This 4,400-year-old tomb at Saqqara was constructed for a "divine inspector" named "Wahtye." The tomb has two levels containing paintings, hieroglyphs and 55 statues. Archaeologists found five shafts beneath the lower level of the tomb that will be excavated soon. The shafts may lead to the sarcophagus and mummy of Wahtye. [Read more about the Saqqara tomb discovery]
This painting found in the tomb also appears to show Wahtye and his wife Nin Winit Ptah. They lived more than 4,400 years ago, with Wahtye serving a pharaoh named Neferirkare (reign ca. 2446–2438 B.C.).
Wahtye and his wife
These statues appear to show Wahtye and his wife whose name is "Nin Winit Ptah."
The tomb contains 55 statues, which appear to show humans and deities. The color in the tomb is remarkably well preserved despite the passage of 4,400 years of time.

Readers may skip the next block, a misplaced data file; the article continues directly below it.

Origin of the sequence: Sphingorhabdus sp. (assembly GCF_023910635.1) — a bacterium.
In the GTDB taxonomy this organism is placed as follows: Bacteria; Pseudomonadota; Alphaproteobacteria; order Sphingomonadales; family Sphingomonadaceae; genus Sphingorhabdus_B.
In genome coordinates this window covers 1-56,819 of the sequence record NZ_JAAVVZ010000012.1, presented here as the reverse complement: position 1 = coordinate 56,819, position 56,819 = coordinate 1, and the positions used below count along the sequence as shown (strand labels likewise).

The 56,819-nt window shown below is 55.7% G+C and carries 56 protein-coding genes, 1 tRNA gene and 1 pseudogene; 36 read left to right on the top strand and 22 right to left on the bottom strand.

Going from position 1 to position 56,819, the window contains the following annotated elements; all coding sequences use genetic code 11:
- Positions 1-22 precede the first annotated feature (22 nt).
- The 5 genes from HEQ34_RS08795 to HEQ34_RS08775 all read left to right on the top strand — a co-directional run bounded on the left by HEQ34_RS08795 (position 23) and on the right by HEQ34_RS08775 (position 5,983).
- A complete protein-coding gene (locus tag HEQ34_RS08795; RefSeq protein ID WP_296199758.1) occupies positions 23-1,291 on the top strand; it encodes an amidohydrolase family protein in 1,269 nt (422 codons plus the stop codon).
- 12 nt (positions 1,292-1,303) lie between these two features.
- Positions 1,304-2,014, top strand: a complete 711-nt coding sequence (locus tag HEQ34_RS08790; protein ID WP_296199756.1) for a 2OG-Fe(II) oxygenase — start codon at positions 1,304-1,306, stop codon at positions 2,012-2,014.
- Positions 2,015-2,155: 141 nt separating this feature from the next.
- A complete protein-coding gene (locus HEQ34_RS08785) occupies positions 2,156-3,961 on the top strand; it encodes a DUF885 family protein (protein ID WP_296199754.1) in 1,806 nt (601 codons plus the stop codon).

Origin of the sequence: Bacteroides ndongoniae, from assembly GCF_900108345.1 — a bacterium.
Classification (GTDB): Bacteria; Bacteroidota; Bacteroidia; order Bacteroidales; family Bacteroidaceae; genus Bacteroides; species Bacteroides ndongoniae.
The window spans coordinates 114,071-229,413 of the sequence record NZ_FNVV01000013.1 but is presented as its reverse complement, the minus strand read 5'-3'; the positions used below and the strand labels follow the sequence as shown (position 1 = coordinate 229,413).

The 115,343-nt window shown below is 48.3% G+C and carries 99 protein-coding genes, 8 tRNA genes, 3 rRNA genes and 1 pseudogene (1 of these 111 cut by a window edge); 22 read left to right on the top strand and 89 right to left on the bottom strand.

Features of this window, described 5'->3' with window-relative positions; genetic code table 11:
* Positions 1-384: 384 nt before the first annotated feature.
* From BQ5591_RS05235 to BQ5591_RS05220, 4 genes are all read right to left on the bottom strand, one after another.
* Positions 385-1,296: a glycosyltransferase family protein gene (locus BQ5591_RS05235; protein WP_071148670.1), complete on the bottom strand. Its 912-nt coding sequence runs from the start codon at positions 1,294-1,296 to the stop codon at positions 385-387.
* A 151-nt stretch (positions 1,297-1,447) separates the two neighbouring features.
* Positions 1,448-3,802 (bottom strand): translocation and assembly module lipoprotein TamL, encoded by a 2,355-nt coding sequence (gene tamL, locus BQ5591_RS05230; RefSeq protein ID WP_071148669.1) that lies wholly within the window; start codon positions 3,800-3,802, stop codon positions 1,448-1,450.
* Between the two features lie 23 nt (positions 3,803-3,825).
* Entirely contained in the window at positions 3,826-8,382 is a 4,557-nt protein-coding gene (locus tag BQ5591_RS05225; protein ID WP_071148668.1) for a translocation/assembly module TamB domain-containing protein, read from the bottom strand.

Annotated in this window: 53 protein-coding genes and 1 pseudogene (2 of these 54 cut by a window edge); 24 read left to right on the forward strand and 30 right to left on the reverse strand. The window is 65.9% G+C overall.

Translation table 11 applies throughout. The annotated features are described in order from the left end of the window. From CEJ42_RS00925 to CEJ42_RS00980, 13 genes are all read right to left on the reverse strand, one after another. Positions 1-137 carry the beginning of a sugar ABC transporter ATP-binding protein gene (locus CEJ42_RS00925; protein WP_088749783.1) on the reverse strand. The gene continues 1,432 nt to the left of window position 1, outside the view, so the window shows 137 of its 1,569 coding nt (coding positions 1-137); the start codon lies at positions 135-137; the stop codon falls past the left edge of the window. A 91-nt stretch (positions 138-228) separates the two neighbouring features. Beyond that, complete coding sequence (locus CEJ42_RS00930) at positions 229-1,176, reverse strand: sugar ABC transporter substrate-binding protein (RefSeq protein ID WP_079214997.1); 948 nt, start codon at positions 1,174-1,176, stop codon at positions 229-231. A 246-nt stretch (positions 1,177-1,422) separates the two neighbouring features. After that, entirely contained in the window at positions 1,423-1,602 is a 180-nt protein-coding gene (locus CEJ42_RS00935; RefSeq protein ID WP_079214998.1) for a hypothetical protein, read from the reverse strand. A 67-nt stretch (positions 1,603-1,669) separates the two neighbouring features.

Ancient Egyptian activities
More paintings found in the tomb at Saqqara. They show Egyptians engaging in a variety of activities, including construction work, cooking and drinking.
Hieroglyphs were found just outside the tomb entrance at Saqqara. They give the name of the tomb occupant, Wahtye.
The entrance to the tomb at Saqqara is seen here. Discovered by an Egyptian team in November, its excavation and analysis are ongoing. [Read more about the Saqqara tomb discovery]
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Owen Jarus is a regular contributor to Live Science who writes about archaeology and humans' past. He has also written for The Independent (UK), The Canadian Press (CP) and The Associated Press (AP), among others. Owen has a bachelor of arts degree from the University of Toronto and a journalism degree from Ryerson University.